The Unbearable Multifariousness of Being a Self-Published Game Designer

The more I find out about trying to fund a game on Kickstarter the more I know that it is not for me. Getting funded on KS is essentially an exercise in marketing. The process of self-publishing as a whole does appeal to me, but it is clearly something that requires many different skills and types of experience – there are very few people who have them all, and so a team is required to successfully get a game published. If you’re lucky enough to have a team ready-made then this can clearly work out well. I had the opposite experience several years back when a game designer put together a team to publish his game – I was involved on the marketing side (I was the only one who spoke English) as well as helping with the design. We were all very enthusiastic at first, but after a few months the team fell apart. It turned out that one of the members – the most important one, the designer, who was driving the whole project – was incapable of working successfully with other people. Needless-to-say, his game never was published.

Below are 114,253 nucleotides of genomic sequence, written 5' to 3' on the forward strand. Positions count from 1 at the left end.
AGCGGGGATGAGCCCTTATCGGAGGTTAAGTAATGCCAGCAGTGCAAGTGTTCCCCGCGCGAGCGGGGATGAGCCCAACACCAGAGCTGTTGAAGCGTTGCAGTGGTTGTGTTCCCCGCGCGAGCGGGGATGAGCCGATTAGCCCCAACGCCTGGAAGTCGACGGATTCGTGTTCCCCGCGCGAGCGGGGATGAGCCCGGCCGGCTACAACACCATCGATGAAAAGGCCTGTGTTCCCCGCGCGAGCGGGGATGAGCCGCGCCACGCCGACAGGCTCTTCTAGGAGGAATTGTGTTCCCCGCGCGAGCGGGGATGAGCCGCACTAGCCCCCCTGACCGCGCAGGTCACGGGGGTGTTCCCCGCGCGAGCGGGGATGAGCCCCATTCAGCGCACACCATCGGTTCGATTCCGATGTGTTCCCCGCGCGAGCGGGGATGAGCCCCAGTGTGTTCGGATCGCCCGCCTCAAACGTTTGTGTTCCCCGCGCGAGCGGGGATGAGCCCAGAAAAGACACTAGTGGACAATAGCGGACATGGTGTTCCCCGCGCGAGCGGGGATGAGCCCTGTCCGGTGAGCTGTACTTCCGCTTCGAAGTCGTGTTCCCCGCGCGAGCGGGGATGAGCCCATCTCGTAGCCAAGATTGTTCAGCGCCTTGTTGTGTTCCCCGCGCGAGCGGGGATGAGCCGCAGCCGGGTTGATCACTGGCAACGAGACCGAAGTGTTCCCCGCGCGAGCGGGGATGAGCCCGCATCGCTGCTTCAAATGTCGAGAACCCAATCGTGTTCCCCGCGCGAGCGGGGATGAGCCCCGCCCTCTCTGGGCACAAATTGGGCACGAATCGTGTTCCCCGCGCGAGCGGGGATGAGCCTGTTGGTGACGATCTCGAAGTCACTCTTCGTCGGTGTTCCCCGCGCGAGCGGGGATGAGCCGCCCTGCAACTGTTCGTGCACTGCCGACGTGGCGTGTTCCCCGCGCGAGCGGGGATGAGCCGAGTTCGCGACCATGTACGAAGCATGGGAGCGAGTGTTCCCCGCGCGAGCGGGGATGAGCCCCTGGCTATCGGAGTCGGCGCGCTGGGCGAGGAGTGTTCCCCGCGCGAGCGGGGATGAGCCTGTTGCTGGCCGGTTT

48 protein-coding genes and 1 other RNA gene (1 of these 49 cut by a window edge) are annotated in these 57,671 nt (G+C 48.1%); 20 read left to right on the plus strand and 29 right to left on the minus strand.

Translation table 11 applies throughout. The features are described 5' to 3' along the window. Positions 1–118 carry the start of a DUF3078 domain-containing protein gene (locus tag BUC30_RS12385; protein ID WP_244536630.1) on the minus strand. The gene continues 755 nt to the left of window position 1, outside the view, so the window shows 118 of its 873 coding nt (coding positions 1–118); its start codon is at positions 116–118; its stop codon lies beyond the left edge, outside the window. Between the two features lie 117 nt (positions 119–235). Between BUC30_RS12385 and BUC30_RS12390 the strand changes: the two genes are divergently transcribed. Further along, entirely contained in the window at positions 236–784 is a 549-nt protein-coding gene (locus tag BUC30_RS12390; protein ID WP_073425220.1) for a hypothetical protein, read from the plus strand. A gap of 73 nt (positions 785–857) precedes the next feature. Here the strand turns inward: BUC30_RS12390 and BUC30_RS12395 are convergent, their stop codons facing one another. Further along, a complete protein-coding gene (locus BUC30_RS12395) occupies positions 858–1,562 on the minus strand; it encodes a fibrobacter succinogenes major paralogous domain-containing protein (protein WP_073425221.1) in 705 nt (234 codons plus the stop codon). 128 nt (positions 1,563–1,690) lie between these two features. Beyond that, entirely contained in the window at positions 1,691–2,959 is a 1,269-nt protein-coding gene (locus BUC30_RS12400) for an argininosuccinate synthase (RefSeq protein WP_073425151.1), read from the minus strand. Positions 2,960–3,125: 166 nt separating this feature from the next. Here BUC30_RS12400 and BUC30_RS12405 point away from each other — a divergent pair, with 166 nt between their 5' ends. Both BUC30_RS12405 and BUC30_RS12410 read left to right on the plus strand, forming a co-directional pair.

No doubt it is gratifying as a designer to publish your own game. However, if you look at the time you spend on various aspects of the process, I’m sure you’ll see that most of it is dedicated to things other than game designing. Perhaps this relates to my age and experience in life, but I’m more interested in pursuing the creative aspects of getting a board game published rather than the business and administrative ones. I spent a decade and a half involved in the business world, interacting with marketing people, leading international projects worth hundreds of thousands of dollars/euros (in consulting time – no products were involved). My experience would probably set me in reasonable stead in setting up and operating a board game publisher, but I also know that much of the work involved would be very mundane, time-consuming and frustrating. I have some of that – enough of it for my taste – in my day job, and so when it comes to board games I’d rather take the plum job – that of pure creation and design. Having said that, I’m excited enough about the forthcoming publication of my first game not to mind being involved in some of the nitty gritty of interacting with the artists and thinking about the marketing. Unfortunately, this is partly at the expense of working on my second and third games…if only I were a full-time game designer!

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